The Islamization of the State: A Framework and Case Study in Malaysia

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The Ohio State University

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This thesis attempts to provide a framework to study the Islamization of the state in Malaysia; a successful result of which can be used to approach the study of Islamization in other Muslim-majority countries. It postulates Islamization of the state as the dependent variable (effect) and examines four critical factors (causes): the roles of electoral politics, the judiciary, the religious bureaucracy, and the non-state actors. Electoral politics in Malaysia is dominated by the country’s biggest political parties, UMNO and PAS. Through competition and cooperation, electoral politics encouraged religious outbidding and was the main causal factor of the Islamization of the state. Electoral politics also provided the catalyst for the other factors: a crucial constitutional amendment in 1988 which effectively upgraded the status of the Sharia courts, the creation and expansion of religious bureaucracy which controlled and spread the state-sanctioned version of Islam, and the activism of non-state actors which became effective pressure groups. All of these four factors combined to form a broad framework to explain and link the causes of the Islamization of the state in Malaysia.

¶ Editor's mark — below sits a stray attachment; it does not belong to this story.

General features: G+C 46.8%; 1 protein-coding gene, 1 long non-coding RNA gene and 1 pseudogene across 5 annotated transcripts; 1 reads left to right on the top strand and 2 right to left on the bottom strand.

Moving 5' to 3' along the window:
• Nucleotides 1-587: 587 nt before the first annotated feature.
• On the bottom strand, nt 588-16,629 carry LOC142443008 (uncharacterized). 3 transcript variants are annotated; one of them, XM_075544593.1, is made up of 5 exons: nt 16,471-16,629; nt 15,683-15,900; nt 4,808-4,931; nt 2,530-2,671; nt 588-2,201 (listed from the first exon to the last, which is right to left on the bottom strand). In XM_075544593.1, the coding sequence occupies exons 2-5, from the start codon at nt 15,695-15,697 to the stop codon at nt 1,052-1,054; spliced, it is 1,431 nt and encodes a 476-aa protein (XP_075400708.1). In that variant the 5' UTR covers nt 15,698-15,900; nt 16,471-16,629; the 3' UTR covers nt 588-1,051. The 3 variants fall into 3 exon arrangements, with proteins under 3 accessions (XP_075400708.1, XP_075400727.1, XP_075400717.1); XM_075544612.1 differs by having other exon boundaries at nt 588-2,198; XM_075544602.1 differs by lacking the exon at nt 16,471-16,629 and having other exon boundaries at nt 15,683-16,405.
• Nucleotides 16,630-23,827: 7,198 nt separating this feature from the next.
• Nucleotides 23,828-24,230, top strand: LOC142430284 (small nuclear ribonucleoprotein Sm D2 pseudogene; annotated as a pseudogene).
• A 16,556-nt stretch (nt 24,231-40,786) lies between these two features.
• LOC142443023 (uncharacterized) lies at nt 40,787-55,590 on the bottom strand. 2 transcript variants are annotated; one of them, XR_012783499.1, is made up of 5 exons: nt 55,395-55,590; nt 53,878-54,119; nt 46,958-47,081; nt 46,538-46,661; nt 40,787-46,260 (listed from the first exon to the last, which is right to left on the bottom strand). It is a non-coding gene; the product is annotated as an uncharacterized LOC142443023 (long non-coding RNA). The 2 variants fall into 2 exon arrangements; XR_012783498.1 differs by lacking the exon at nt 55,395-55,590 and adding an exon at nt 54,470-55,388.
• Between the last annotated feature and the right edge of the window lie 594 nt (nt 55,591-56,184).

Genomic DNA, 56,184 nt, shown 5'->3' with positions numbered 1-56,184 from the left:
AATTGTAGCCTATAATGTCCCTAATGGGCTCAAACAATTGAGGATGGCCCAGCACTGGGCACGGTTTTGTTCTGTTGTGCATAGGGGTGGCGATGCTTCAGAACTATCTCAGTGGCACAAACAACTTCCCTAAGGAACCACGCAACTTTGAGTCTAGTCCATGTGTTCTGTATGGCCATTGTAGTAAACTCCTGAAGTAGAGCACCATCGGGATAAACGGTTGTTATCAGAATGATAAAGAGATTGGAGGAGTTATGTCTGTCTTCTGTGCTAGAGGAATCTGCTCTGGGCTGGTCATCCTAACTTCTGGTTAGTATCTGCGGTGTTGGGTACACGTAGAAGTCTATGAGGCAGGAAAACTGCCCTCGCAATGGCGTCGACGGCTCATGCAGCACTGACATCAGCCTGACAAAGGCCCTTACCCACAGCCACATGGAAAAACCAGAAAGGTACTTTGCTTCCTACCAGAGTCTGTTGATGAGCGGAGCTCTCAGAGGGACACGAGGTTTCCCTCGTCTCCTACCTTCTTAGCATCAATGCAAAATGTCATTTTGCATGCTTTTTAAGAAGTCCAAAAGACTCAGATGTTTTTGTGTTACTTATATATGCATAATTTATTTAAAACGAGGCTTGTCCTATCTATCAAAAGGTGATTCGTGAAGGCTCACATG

Islam, Malaysia, Islamization, Southeast Asia, Political Islam, Malaysian politics